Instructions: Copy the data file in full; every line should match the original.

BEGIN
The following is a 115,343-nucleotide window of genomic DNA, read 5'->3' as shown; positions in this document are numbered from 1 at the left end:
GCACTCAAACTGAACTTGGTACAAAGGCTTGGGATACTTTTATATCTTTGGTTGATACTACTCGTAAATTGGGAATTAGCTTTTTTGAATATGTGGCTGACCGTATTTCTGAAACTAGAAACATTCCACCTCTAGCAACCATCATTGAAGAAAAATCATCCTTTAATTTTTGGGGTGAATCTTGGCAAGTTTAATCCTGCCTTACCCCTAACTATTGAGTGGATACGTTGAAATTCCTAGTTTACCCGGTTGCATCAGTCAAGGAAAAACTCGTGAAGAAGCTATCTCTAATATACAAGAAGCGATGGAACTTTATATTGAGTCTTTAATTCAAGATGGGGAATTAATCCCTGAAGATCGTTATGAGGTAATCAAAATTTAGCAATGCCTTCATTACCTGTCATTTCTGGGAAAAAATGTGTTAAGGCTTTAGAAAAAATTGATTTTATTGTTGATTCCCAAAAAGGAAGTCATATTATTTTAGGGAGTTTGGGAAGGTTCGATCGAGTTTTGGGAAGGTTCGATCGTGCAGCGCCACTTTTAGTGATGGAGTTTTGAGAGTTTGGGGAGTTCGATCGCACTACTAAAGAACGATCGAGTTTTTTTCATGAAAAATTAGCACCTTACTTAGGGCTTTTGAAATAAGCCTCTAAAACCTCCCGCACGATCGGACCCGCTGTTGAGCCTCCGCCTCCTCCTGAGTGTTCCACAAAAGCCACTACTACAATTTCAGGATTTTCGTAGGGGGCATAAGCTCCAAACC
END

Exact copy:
The following is a 115,343-nucleotide window of genomic DNA, read 5'->3' as shown; positions in this document are numbered from 1 at the left end:
GCACTCAAACTGAACTTGGTACAAAGGCTTGGGATACTTTTATATCTTTGGTTGATACTACTCGTAAATTGGGAATTAGCTTTTTTGAATATGTGGCTGACCGTATTTCTGAAACTAGAAACATTCCACCTCTAGCAACCATCATTGAAGAAAAATCATCCTTTAATTTTTGGGGTGAATCTTGGCAAGTTTAATCCTGCCTTACCCCTAACTATTGAGTGGATACGTTGAAATTCCTAGTTTACCCGGTTGCATCAGTCAAGGAAAAACTCGTGAAGAAGCTATCTCTAATATACAAGAAGCGATGGAACTTTATATTGAGTCTTTAATTCAAGATGGGGAATTAATCCCTGAAGATCGTTATGAGGTAATCAAAATTTAGCAATGCCTTCATTACCTGTCATTTCTGGGAAAAAATGTGTTAAGGCTTTAGAAAAAATTGATTTTATTGTTGATTCCCAAAAAGGAAGTCATATTATTTTAGGGAGTTTGGGAAGGTTCGATCGAGTTTTGGGAAGGTTCGATCGTGCAGCGCCACTTTTAGTGATGGAGTTTTGAGAGTTTGGGGAGTTCGATCGCACTACTAAAGAACGATCGAGTTTTTTTCATGAAAAATTAGCACCTTACTTAGGGCTTTTGAAATAAGCCTCTAAAACCTCCCGCACGATCGGACCCGCTGTTGAGCCTCCGCCTCCTCCTGAGTGTTCCACAAAAGCCACTACTACAATTTCAGGATTTTCGTAGGGGGCATAAGCTCCAAACC